The average UK price of unleaded petrol has passed £1 per litre for the first time, a research group has said.
Petrol prices have risen on the back of higher global crude costs
A litre of unleaded petrol now costs 100.08p, according to the latest data from industry researchers Catalist.
Petrol prices have risen sharply on the back of record global oil prices, which have increased as a result of supply concerns and the weak dollar.
Duty on petrol and diesel was also increased by 2p a litre from the start of last month, further lifting prices.
The average price of a litre of diesel is now 103.32p. Diesel broke through the £1 level two and a half weeks ago.
This time last year one litre of unleaded petrol cost 86.11p.
Petrol retailers have warned for some time of escalating prices as wholesale crude prices soar and the impact of rising fuel duty makes itself felt.
The weak dollar has driven up oil prices because some investors have been using the commodity as an alternative to holding dollars.
On the other hand, it makes oil relatively cheaper for anybody outside the US, as crude is priced in dollars.
Recent oil supply concerns have centred on a number of factors, including Iran's stand-off with the West over its nuclear ambitions, and a possible Turkish military action against Kurdish rebels across the border in Iraq.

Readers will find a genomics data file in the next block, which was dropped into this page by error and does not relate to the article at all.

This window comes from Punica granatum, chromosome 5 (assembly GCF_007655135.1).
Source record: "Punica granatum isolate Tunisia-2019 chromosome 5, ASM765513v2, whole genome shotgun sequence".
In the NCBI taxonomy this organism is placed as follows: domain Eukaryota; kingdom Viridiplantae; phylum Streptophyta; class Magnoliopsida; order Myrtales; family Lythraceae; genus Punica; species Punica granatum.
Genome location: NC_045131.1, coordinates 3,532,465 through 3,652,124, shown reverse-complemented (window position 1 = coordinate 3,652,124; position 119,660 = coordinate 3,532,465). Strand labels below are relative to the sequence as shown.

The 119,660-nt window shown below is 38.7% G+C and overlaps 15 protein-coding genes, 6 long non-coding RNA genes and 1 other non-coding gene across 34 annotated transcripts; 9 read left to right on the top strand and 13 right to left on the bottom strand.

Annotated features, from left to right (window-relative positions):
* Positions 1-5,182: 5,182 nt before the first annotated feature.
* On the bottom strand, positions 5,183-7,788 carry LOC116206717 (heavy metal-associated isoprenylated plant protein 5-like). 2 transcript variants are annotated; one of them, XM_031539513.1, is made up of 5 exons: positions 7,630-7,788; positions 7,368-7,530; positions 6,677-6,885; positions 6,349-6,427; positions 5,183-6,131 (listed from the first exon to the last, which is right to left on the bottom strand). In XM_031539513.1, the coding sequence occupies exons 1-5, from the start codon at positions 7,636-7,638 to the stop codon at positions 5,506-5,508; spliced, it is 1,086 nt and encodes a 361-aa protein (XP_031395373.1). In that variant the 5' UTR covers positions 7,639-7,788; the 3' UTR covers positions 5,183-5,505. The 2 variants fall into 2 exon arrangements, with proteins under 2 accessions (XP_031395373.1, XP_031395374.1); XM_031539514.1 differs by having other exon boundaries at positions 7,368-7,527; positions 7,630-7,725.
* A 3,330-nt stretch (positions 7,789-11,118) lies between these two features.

"More and more retailers are accepting that they have to break through the psychological £1 per litre barrier," said AA head of road safety Andrew Howard.
"It is likely that with the average now through the barrier more [rises] will follow.
"This, coupled with steadily rising prices on the world oil markets, mean that relief for the British motorist is unlikely in the near future."
The increasing price of petrol may be one factor being discussed by the Bank of England's Monetary Policy Committee, which on Thursday will announce its latest decision on UK interest rates.
Most analysts expect the Bank to keep rates on hold at 5.75% to guard against inflationary pressures caused by higher petrol prices.
While firms have so far absorbed most of the recent increases in petrol prices, if transport costs continue to grow companies may have to pass them on to consumers through higher prices.